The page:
There is no Arizona Disney Theme Park

(Daily Wire) Little Children can’t get their tranny gender reassignment surgery in Arizona, Psaki weeps.

Psaki spoke out on social media after Republican Arizona Gov. Doug Ducey signed a slew of culture-war-type legislation Wednesday, banning abortions after 15 weeks, transgender surgeries for minors, and biological males from women’s sports.

Gender reassignment for children is child abuse. In woke states, schools still need parental permission to administer an aspirin, but castration can happen without the parent’s knowledge. I know, it’s incredibly progressive.

There are a number of Republican Senators who MUST have been castrated. Lindsay Graham his buddy Mitt, and the Turtle, head the list. Maybe they donated them to Rep. Lauren Boebert (R-CO), who carries at least three sets.





I’m not much of a fan of red dot Indian food (as opposed to feather Indian food). Our fellow blogger, Frank, wondered if this would induce me to change my mind.

No, Frank.  Mind not changed.


Is Joe Brandon the Perfect Stooge for the American Left?

Let’s tick off his qualifications. He’s a pervert, a criminal, an idiot who thinks that he’s brilliant, a congenital liar, and he’s never done a productive thing in his life. He’s taken payoffs from America’s enemies (at least 10% for the Big Guy).


Identify the Aircraft

This might be a difficult challenge. It would be for me if I wasn’t the one dropping the gauntlet.


This Day in History

On April 1st 1295 Robert Bruce, “The Great Competitor” and grandfather of King Robert the Bruce, died.

Many people make the mistake of thinking that it was the Robert the Bruce that fought for our freedom at Bannockburn that was also one of the men that was up against John Balliol in the “great cause” when Edward I of England chose the successor to Margaret, Maid of Norway, it was his Grandfather the subject of this post. There is a lot of confusion when talking about the family the explanation will become apparent.

The family of Bruce originated from the town of Brus, modern Brix between Cherbourg and Valognes in Normandy and was founded by one particular Norman knight by the name of Robert who came across to England in the wake of the Norman conquest of 1066 and was granted some manors in Yorkshire by William I.

It has to be said that the Bruce family displayed a distinct lack of imagination in the naming of their sons. Having settled on the name Robert they stuck with it through thick and thin down the generations. Hence there are a succession of eight Robert Bruce’s over a period of three centuries and to make matters worse there are four generations of Roberts who each chose a wife named Isabel/Isabella.

You might think that this would be a source of confusion and you would be correct. More than one source gets hopelessly mixed up between Robert Bruce and another and it sometimes seems to be the case that no one is quite clear which Robert Bruce did what.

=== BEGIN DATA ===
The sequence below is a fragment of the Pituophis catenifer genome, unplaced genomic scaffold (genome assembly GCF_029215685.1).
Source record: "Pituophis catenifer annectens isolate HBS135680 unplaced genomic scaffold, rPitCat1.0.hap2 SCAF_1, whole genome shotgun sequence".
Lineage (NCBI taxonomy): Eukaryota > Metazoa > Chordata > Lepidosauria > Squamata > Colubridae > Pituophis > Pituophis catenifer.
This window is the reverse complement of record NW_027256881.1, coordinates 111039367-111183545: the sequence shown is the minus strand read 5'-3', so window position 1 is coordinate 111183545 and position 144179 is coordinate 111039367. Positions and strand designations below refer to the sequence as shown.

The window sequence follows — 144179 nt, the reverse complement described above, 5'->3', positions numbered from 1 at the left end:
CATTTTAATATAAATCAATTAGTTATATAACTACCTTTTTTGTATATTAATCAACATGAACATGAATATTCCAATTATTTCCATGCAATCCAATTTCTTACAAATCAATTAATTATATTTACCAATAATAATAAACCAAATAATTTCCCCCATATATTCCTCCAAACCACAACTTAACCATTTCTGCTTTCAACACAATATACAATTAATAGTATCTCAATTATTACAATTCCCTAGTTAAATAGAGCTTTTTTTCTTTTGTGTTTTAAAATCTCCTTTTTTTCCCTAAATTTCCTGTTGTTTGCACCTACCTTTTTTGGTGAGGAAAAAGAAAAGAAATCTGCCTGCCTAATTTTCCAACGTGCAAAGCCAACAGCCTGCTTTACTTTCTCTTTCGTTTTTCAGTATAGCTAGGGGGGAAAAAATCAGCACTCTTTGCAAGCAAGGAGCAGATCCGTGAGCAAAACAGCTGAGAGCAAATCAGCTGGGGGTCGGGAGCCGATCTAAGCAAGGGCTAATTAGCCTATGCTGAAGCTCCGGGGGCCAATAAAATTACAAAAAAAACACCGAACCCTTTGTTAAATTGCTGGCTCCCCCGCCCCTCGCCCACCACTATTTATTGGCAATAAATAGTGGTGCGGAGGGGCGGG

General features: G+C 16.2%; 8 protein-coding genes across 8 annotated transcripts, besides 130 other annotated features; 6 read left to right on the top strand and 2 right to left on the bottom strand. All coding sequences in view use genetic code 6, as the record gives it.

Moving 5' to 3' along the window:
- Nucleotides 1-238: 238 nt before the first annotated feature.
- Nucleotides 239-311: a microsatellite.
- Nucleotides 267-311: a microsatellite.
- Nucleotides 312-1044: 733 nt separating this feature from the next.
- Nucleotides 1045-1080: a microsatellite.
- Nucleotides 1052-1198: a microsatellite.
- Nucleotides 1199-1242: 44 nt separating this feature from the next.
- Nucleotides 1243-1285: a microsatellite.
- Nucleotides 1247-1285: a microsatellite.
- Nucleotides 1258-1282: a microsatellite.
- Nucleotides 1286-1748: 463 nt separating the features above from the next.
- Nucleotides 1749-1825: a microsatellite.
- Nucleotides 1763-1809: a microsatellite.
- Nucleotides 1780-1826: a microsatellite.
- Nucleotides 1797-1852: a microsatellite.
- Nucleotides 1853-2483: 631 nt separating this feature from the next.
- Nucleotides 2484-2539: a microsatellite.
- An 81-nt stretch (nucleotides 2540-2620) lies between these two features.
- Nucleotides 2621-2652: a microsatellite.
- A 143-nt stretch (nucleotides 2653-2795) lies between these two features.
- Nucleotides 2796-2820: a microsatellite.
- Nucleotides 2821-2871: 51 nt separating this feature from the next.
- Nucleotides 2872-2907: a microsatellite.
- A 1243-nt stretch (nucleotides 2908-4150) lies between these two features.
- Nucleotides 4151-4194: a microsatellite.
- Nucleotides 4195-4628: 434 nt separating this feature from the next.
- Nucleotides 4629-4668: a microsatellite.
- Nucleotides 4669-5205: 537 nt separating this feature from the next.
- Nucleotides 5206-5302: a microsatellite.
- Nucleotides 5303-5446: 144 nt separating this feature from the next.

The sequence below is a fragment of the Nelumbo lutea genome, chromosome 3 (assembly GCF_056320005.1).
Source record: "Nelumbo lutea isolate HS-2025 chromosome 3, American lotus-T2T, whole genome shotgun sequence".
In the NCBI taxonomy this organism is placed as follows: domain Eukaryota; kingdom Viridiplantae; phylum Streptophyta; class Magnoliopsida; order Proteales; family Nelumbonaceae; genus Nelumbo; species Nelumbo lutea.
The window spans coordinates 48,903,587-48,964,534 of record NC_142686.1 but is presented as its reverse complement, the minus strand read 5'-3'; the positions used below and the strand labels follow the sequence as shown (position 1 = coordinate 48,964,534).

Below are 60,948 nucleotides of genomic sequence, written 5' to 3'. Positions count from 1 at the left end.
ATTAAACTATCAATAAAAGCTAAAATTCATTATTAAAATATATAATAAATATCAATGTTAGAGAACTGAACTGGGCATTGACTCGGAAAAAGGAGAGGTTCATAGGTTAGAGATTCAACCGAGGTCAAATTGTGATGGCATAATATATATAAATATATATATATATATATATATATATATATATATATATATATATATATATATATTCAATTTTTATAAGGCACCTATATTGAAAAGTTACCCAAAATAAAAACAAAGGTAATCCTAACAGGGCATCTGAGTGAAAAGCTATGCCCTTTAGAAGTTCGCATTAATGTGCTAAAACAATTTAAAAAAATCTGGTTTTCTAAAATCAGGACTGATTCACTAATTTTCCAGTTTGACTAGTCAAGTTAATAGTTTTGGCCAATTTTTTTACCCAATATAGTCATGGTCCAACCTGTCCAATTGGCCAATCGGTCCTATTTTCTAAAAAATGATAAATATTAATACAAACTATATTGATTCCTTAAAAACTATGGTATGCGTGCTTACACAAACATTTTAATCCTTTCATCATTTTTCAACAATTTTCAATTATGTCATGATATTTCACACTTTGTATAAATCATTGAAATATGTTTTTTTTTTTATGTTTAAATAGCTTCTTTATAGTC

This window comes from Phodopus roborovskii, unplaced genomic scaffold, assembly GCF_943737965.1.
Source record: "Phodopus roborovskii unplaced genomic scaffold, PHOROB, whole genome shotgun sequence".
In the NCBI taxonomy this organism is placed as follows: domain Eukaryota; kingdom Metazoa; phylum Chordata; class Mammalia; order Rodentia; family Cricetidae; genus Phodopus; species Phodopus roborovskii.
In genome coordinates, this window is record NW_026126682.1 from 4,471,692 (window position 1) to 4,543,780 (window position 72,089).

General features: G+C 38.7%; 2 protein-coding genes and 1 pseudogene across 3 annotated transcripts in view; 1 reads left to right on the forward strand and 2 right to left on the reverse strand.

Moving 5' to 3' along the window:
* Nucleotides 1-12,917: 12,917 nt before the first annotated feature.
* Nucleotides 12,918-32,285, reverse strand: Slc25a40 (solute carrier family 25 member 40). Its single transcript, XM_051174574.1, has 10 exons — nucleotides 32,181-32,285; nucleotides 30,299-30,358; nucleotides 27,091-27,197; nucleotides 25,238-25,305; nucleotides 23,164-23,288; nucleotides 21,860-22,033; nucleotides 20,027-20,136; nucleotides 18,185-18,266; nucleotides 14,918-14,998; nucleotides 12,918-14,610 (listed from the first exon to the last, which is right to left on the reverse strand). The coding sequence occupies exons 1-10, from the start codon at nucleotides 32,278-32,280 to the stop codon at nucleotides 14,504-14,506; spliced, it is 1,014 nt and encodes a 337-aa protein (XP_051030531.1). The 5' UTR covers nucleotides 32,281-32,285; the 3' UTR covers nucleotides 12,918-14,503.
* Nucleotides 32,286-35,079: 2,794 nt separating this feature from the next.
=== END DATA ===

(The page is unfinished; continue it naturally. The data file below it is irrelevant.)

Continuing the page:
The second Robert of Bruce was notable for his friendship with David son of Malcolm III, king of Scots, who spent the early part of his life living in England as the Earl of Huntingdon, after his marriage with Matilda, daughter of Waltheof Siwardson and heiress to the estate of Huntingdon.

When David finally became David I, king of Scots, Robert was one of a number of Norman knights invited north to help David knit together the rather disparate group of territories that fell under his rule. Robert was granted the Lordship of Annandale, which was then within the territory of Strathclyde in what later became Dumfriesshire in the southwestern corner of Scotland.

Having said that nothing was ever black and white in those days and when King David fought the English at the Battle of the Standard in the year 1138 this Robert was on the English side. It was nothing personal but at this point, The Bruce family owned land in what is now Yorkshire. To complicate things further by now there was a third Robert and you guessed it, the younger man was fighting on the Scottish side, this is what is known as hedging your bets! This third Robert subsequently lost control of the family land in Yorkshire.

The fourth Robert’s great contribution was to marry Isabel of Scotland the daughter of William the Lion, king of Scots. This was an indication of how important the Bruce family had became within the young kingdom of Scotland, but the marriage achieved an even greater significance in later years, as it was this connection with the Canmore dynasty that was to form the main basis of the claims by this Robert’s great-great-grandson to the throne of Scotland.

The fifth Robert married another Isabel, Isabel of Huntington who was the daughter of David, Earl of Huntington and Matilda of Chester. This David was the son of Henry of Huntington, son of David I of Scotland and Isabel was therefore niece of the aforementioned William the Lion; so yet another connection was made with the House of Canmore.

On to number six, I was going to make a joke about the Prisoner, but perhaps not! This is the Robert who died on this day in 1295. The sixth Robert continued the family tradition and married yet another Isabel, this time Isabel de Clare daughter of Gilbert de Clare and Lady Isabel Marshall which established a connection with the powerful Anglo-Norman de Clare and Marshall families.

This Robert was the first of his line to promote his claim as a candidate for the Scottish throne which became vacant following the death of Queen Margaret in 1290. He wasn’t successful on this occasion but it brought the Bruces right to the forefront of Scottish politics.